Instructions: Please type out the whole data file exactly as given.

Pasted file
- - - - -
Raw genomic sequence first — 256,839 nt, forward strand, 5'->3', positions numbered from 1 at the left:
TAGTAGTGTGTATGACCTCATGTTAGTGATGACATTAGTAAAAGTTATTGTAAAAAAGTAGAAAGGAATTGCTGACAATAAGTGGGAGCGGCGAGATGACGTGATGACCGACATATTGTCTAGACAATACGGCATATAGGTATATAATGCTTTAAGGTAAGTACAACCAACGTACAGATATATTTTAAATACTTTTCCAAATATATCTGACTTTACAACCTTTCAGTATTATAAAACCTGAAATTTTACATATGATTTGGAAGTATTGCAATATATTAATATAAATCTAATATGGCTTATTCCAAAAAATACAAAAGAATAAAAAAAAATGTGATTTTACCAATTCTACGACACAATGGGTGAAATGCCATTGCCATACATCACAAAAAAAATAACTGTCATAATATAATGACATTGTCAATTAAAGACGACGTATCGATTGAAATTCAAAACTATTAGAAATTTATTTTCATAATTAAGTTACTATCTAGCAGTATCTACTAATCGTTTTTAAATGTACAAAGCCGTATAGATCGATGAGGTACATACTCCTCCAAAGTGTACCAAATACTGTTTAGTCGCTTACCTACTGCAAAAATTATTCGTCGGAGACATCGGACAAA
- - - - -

Raw genomic sequence first — 256,839 nt, forward strand, 5'->3', positions numbered from 1 at the left:
TAGTAGTGTGTATGACCTCATGTTAGTGATGACATTAGTAAAAGTTATTGTAAAAAAGTAGAAAGGAATTGCTGACAATAAGTGGGAGCGGCGAGATGACGTGATGACCGACATATTGTCTAGACAATACGGCATATAGGTATATAATGCTTTAAGGTAAGTACAACCAACGTACAGATATATTTTAAATACTTTTCCAAATATATCTGACTTTACAACCTTTCAGTATTATAAAACCTGAAATTTTACATATGATTTGGAAGTATTGCAATATATTAATATAAATCTAATATGGCTTATTCCAAAAAATACAAAAGAATAAAAAAAAATGTGATTTTACCAATTCTACGACACAATGGGTGAAATGCCATTGCCATACATCACAAAAAAAATAACTGTCATAATATAATGACATTGTCAATTAAAGACGACGTATCGATTGAAATTCAAAACTATTAGAAATTTATTTTCATAATTAAGTTACTATCTAGCAGTATCTACTAATCGTTTTTAAATGTACAAAGCCGTATAGATCGATGAGGTACATACTCCTCCAAAGTGTACCAAATACTGTTTAGTCGCTTACCTACTGCAAAAATTATTCGTCGGAGACATCGGACAAA